Over many years, I have developed what I call my cheerleader persona which I pull out at networking events and at other select times. But you know what? I am not a cheerleader. I will never be a cheerleader. That cheerleader persona is draining b/c it's not who I am. In short, I will probably never climb the corporate ladder or be the go-person for technical leadership b/c I just don't fit in.

      Back to that one job where I didn't have so many problems – I lucked out. I happened to hire into a group who didn't care about nose rings, who thought funky hair was cool, and who I happened to almost all get along with. It wasn't anything I did to make myself more likeable or better adjusted. IT WAS LUCK.

      Is that negative? Yes. Is it accurate? Also yes. (STFU assholes who think I am just not trying. You are part of the problem.)

      And dating can be like that. There are people who want a partner and who can't find one well into late middle age. There are people who want a partner who never find a partner. At some point, just as one realizes that one is never going to make a living selling one's artwork, one should admit the possibility that they might not find a partner. You don't have to like this admission, and I'm not saying that anyone has to be happy being forever alone. But it does happen. And can happen to anyone.

      • Camelopardalis, just wanted to let you know that I know what you are talking about. ALL OF IT. If you substituted the words "graphic designer" for the word "engineer" it would be word for word my experiences. Like you I have my fake persona that I use in the same way you do (only with my new job, its now a daily occurrence, sadly)

        I also wanted to say that I agree 100% with your last paragraph. Thank you for saying that.

    • KMR

      I was totally in your situation with grad schools until about a year and a half ago. My undergraduate GPA was poor (because I slacked off like an idiot), and I never really made connections with people who could be references for me. I still wanted to go to grad school (especially since I couldn't find work in my field at the time), so I went back to school for a second bachelor's. I actually finished the second degree in only a year and a half, because many of my credits transferred and counted toward almost all of my general requirements, and I also studied through the summers (which are cheaper), so it didn't set me back nearly as much as the first degree did. (I also went to a less prestigious university the second time, so it was way cheaper because of that as well.) I improved my GPA and got a few references (although they were from people who still didn't really know me that well).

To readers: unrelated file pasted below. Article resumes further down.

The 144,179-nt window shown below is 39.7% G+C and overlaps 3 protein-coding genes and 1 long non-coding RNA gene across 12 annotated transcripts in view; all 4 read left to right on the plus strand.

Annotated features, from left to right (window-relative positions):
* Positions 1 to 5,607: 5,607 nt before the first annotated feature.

Unfortunately, even after all that, I didn't get into any of the grad schools I applied for because, although my academic record was better, it still wasn't very competitive, and I was applying to competitive programs for which I probably should have realized I was not quite qualified. So after that, I kind of assumed I wouldn't be getting into grad school ever and put that goal aside. But through some social networking and a hell of a lot of luck, I actually got an opportunity for a graduate assistantship at my local university that would pay my tuition. It wasn't in the program I had initially planned to study, but it was one that was still related to my interests and which I've now come to truly enjoy. And I was able to get into the program, because the standards were lower than the ones I had previously applied to. So I pretty much went from thinking I'd never go to grad school to, all of a sudden, actually being IN grad school.

      Now I realize that my situation was a lucky one and not typical. Still, even a situation that SEEMS impossible may not be quite so impossible. If you want to go to grad school debt-free someday, there are things you can try to make that goal more attainable. If you don't want to go back to school for a second bachelor's like I did because of the extra debt, you can try to get a job in your chosen field to build up relevant work experience and get some good references from employers. This can really help to counterbalance a poor GPA. You could keep an eye out for the programs that you're interested in that offer assistantships to pay for your tuition and try to apply periodically, especially if you have some good references that could back you up. And, if you really want, you could look into other fields of interest that maybe have grad programs with lower requirements than the ones you've been looking for so far. In my case, the differences in admission requirements between my initial choice (PhD programs in neuroscience) and where I ended up (working on MA, soon to be upgrading to PhD program, in educational psychology) were quite substantial.